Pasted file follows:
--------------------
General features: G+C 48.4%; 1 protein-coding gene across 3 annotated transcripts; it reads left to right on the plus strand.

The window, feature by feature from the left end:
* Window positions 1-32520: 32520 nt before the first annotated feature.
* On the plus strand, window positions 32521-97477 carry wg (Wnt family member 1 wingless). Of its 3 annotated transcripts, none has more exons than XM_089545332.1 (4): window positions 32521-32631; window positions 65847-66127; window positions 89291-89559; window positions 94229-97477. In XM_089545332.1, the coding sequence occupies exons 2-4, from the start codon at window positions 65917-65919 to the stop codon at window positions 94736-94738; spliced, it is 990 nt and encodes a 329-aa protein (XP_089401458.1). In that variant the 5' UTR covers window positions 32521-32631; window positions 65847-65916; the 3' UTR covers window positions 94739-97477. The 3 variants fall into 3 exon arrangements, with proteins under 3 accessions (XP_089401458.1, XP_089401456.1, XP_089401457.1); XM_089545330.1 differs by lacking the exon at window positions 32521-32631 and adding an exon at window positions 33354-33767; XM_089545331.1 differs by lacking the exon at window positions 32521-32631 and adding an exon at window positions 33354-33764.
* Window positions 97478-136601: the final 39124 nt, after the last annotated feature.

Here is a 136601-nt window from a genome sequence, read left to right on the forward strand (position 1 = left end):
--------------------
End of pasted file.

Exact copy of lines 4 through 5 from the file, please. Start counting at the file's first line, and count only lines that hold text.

* On the plus strand, window positions 32521-97477 carry wg (Wnt family member 1 wingless). Of its 3 annotated transcripts, none has more exons than XM_089545332.1 (4): window positions 32521-32631; window positions 65847-66127; window positions 89291-89559; window positions 94229-97477. In XM_089545332.1, the coding sequence occupies exons 2-4, from the start codon at window positions 65917-65919 to the stop codon at window positions 94736-94738; spliced, it is 990 nt and encodes a 329-aa protein (XP_089401458.1). In that variant the 5' UTR covers window positions 32521-32631; window positions 65847-65916; the 3' UTR covers window positions 94739-97477. The 3 variants fall into 3 exon arrangements, with proteins under 3 accessions (XP_089401458.1, XP_089401456.1, XP_089401457.1); XM_089545330.1 differs by lacking the exon at window positions 32521-32631 and adding an exon at window positions 33354-33767; XM_089545331.1 differs by lacking the exon at window positions 32521-32631 and adding an exon at window positions 33354-33764.
* Window positions 97478-136601: the final 39124 nt, after the last annotated feature.